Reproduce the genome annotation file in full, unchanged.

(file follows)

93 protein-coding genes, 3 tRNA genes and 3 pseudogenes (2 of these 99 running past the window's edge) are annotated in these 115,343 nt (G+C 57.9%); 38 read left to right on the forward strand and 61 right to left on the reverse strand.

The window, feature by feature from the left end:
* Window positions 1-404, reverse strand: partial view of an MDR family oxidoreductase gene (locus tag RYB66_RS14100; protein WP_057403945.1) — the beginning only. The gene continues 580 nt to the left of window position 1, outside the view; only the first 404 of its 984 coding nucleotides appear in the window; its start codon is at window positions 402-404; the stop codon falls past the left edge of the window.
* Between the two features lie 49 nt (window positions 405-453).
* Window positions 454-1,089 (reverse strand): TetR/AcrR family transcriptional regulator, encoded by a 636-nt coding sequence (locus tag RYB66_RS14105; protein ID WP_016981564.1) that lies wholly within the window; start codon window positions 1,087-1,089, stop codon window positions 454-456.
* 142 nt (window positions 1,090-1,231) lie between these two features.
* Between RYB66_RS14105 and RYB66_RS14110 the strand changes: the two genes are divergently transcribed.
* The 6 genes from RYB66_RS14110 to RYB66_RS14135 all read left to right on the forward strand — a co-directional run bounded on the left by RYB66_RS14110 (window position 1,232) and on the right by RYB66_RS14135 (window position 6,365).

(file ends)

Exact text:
93 protein-coding genes, 3 tRNA genes and 3 pseudogenes (2 of these 99 running past the window's edge) are annotated in these 115,343 nt (G+C 57.9%); 38 read left to right on the forward strand and 61 right to left on the reverse strand.

The window, feature by feature from the left end:
* Window positions 1-404, reverse strand: partial view of an MDR family oxidoreductase gene (locus tag RYB66_RS14100; protein WP_057403945.1) — the beginning only. The gene continues 580 nt to the left of window position 1, outside the view; only the first 404 of its 984 coding nucleotides appear in the window; its start codon is at window positions 402-404; the stop codon falls past the left edge of the window.
* Between the two features lie 49 nt (window positions 405-453).
* Window positions 454-1,089 (reverse strand): TetR/AcrR family transcriptional regulator, encoded by a 636-nt coding sequence (locus tag RYB66_RS14105; protein ID WP_016981564.1) that lies wholly within the window; start codon window positions 1,087-1,089, stop codon window positions 454-456.
* 142 nt (window positions 1,090-1,231) lie between these two features.
* Between RYB66_RS14105 and RYB66_RS14110 the strand changes: the two genes are divergently transcribed.
* The 6 genes from RYB66_RS14110 to RYB66_RS14135 all read left to right on the forward strand — a co-directional run bounded on the left by RYB66_RS14110 (window position 1,232) and on the right by RYB66_RS14135 (window position 6,365).